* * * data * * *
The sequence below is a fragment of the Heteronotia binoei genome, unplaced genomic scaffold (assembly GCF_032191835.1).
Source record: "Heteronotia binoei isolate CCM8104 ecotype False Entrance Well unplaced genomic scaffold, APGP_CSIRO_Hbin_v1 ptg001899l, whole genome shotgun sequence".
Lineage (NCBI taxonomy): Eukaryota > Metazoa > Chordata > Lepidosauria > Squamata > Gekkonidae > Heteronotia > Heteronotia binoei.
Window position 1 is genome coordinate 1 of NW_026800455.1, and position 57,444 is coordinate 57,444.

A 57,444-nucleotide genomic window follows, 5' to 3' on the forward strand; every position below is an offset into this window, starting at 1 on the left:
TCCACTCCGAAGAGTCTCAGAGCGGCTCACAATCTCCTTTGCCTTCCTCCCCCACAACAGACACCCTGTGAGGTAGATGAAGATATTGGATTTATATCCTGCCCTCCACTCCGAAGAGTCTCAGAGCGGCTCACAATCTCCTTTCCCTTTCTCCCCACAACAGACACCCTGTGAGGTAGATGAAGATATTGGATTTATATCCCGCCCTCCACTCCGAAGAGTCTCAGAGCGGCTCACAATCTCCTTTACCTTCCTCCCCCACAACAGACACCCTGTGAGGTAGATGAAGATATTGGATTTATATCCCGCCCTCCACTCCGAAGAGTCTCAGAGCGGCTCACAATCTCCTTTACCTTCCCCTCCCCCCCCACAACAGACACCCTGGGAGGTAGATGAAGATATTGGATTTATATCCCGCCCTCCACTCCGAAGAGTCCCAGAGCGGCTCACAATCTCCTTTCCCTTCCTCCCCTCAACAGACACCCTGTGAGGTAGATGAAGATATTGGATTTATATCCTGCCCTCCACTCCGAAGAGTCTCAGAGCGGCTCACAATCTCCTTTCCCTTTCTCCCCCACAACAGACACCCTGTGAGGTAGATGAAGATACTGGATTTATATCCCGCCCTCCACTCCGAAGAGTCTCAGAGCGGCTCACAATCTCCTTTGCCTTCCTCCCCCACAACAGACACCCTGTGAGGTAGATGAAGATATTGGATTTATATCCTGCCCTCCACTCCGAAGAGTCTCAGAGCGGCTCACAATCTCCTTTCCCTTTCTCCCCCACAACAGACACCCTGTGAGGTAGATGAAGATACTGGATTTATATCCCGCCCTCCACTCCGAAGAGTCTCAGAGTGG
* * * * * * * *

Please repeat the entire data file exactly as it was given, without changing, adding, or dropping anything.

The sequence below is a fragment of the Heteronotia binoei genome, unplaced genomic scaffold (assembly GCF_032191835.1).
Source record: "Heteronotia binoei isolate CCM8104 ecotype False Entrance Well unplaced genomic scaffold, APGP_CSIRO_Hbin_v1 ptg001899l, whole genome shotgun sequence".
Lineage (NCBI taxonomy): Eukaryota > Metazoa > Chordata > Lepidosauria > Squamata > Gekkonidae > Heteronotia > Heteronotia binoei.
Window position 1 is genome coordinate 1 of NW_026800455.1, and position 57,444 is coordinate 57,444.

A 57,444-nucleotide genomic window follows, 5' to 3' on the forward strand; every position below is an offset into this window, starting at 1 on the left:
TCCACTCCGAAGAGTCTCAGAGCGGCTCACAATCTCCTTTGCCTTCCTCCCCCACAACAGACACCCTGTGAGGTAGATGAAGATATTGGATTTATATCCTGCCCTCCACTCCGAAGAGTCTCAGAGCGGCTCACAATCTCCTTTCCCTTTCTCCCCACAACAGACACCCTGTGAGGTAGATGAAGATATTGGATTTATATCCCGCCCTCCACTCCGAAGAGTCTCAGAGCGGCTCACAATCTCCTTTACCTTCCTCCCCCACAACAGACACCCTGTGAGGTAGATGAAGATATTGGATTTATATCCCGCCCTCCACTCCGAAGAGTCTCAGAGCGGCTCACAATCTCCTTTACCTTCCCCTCCCCCCCCACAACAGACACCCTGGGAGGTAGATGAAGATATTGGATTTATATCCCGCCCTCCACTCCGAAGAGTCCCAGAGCGGCTCACAATCTCCTTTCCCTTCCTCCCCTCAACAGACACCCTGTGAGGTAGATGAAGATATTGGATTTATATCCTGCCCTCCACTCCGAAGAGTCTCAGAGCGGCTCACAATCTCCTTTCCCTTTCTCCCCCACAACAGACACCCTGTGAGGTAGATGAAGATACTGGATTTATATCCCGCCCTCCACTCCGAAGAGTCTCAGAGCGGCTCACAATCTCCTTTGCCTTCCTCCCCCACAACAGACACCCTGTGAGGTAGATGAAGATATTGGATTTATATCCTGCCCTCCACTCCGAAGAGTCTCAGAGCGGCTCACAATCTCCTTTCCCTTTCTCCCCCACAACAGACACCCTGTGAGGTAGATGAAGATACTGGATTTATATCCCGCCCTCCACTCCGAAGAGTCTCAGAGTGG